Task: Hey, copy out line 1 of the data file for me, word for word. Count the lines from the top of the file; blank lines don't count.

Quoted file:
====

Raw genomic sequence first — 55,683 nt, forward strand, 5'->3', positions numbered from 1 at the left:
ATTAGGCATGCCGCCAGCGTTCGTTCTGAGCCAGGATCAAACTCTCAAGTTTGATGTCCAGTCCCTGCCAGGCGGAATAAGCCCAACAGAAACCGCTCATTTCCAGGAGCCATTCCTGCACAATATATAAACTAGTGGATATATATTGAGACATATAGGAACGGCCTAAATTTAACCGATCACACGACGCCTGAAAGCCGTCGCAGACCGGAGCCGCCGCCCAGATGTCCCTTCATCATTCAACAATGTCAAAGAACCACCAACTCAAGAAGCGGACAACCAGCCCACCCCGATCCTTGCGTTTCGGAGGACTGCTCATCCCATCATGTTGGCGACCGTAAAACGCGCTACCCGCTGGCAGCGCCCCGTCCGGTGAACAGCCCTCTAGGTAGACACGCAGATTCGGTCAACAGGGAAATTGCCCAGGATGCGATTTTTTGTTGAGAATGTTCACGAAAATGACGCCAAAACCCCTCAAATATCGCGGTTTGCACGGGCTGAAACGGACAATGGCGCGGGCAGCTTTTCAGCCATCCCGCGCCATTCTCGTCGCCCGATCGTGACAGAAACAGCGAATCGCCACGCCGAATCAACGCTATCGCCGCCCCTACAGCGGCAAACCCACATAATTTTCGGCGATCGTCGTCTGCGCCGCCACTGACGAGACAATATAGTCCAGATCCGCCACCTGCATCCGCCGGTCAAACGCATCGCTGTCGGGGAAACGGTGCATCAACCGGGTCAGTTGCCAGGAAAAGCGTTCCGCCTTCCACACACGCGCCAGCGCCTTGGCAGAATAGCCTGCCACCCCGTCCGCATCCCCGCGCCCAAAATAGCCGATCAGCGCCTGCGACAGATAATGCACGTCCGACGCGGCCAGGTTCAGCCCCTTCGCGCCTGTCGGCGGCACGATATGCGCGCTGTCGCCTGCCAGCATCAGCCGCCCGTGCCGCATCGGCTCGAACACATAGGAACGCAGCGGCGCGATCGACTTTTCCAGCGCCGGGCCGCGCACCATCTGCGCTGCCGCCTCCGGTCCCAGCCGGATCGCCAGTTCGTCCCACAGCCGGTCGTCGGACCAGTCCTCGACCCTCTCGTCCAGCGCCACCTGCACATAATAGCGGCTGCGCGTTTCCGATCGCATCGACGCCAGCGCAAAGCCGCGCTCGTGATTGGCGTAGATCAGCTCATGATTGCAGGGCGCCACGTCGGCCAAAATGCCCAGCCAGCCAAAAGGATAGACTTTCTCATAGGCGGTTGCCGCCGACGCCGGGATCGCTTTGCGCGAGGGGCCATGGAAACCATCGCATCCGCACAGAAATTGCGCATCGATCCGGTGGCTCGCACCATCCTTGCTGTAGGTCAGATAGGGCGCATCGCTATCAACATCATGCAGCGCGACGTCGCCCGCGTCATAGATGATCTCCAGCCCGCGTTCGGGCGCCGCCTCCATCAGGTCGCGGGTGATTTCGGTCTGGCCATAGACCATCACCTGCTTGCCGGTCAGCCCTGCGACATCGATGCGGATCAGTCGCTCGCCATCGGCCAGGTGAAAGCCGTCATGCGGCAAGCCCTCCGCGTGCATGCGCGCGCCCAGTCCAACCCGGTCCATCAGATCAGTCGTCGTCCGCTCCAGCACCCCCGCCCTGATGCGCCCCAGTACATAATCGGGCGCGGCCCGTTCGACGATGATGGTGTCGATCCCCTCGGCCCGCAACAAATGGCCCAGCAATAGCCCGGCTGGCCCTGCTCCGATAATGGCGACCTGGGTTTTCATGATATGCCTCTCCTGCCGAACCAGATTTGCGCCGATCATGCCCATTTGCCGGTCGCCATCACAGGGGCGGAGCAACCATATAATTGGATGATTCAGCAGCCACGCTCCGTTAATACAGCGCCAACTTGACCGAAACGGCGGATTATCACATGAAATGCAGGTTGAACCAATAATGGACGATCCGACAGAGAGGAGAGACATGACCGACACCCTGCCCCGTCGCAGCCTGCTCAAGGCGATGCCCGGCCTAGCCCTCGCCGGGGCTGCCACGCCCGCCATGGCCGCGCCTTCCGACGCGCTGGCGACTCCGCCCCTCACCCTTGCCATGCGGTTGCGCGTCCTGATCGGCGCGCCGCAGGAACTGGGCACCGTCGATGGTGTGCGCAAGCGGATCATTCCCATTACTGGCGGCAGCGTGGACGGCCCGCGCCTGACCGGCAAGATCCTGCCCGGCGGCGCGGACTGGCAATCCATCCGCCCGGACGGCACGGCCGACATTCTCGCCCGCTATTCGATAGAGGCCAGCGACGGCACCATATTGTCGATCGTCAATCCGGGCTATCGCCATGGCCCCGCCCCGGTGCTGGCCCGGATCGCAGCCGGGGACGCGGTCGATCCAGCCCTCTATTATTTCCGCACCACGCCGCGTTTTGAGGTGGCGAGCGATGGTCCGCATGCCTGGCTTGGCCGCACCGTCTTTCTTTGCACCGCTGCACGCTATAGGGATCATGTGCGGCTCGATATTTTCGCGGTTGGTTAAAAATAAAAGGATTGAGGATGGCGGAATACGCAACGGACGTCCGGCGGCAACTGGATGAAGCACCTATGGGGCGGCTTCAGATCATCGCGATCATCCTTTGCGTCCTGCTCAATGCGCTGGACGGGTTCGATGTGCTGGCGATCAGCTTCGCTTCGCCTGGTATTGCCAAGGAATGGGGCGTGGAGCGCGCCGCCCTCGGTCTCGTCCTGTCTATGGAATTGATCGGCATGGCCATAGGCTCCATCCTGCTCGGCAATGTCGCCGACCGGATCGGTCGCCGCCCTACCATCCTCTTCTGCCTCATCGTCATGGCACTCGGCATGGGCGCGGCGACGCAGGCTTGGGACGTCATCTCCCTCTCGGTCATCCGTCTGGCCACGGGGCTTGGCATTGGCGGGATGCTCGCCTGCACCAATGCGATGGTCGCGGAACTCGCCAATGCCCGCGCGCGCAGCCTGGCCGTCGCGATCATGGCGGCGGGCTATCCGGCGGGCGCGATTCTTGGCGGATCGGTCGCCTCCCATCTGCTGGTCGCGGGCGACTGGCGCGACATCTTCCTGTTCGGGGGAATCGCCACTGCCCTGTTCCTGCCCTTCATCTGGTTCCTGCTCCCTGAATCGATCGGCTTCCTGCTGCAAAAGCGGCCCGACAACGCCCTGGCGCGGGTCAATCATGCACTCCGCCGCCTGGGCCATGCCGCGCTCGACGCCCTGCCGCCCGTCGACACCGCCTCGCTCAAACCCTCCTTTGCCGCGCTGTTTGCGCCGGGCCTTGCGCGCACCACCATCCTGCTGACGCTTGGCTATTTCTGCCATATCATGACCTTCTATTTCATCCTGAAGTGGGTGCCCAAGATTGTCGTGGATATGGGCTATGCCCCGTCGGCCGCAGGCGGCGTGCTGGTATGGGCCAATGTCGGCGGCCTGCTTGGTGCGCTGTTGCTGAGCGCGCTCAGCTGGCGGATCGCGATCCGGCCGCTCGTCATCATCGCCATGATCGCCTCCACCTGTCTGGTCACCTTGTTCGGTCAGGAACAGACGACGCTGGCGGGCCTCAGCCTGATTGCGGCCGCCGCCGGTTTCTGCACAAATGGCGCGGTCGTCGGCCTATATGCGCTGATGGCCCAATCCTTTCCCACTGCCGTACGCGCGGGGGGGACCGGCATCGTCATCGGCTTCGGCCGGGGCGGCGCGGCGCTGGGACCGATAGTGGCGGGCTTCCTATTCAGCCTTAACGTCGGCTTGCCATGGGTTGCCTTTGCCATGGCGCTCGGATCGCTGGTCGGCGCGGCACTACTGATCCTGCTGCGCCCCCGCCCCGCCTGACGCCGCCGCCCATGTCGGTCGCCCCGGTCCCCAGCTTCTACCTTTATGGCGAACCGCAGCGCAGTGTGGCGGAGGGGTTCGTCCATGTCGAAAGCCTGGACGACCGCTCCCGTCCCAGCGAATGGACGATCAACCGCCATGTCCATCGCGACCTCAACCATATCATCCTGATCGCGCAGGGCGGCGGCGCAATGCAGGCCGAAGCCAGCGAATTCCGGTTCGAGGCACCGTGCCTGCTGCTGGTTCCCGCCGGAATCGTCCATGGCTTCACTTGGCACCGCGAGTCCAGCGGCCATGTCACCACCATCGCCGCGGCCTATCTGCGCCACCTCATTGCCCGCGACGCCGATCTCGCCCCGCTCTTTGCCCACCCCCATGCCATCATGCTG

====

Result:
Raw genomic sequence first — 55,683 nt, forward strand, 5'->3', positions numbered from 1 at the left: